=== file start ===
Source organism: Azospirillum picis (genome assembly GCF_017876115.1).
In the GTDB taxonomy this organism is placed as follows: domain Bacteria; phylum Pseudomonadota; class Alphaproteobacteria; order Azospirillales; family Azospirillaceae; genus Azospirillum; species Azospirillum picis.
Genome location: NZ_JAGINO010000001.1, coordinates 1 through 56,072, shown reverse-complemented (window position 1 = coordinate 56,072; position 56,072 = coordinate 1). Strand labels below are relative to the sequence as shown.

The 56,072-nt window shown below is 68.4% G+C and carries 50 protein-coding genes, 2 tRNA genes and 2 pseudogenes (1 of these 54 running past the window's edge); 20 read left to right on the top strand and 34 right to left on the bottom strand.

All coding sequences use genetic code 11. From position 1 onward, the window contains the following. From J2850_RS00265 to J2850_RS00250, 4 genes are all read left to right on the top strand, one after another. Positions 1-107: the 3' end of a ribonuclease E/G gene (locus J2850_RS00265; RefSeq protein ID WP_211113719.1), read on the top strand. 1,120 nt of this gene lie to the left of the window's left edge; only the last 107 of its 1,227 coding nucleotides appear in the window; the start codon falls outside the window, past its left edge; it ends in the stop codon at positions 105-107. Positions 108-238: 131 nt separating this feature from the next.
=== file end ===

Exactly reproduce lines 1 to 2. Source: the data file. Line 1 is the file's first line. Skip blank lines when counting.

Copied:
Source organism: Azospirillum picis (genome assembly GCF_017876115.1).
In the GTDB taxonomy this organism is placed as follows: domain Bacteria; phylum Pseudomonadota; class Alphaproteobacteria; order Azospirillales; family Azospirillaceae; genus Azospirillum; species Azospirillum picis.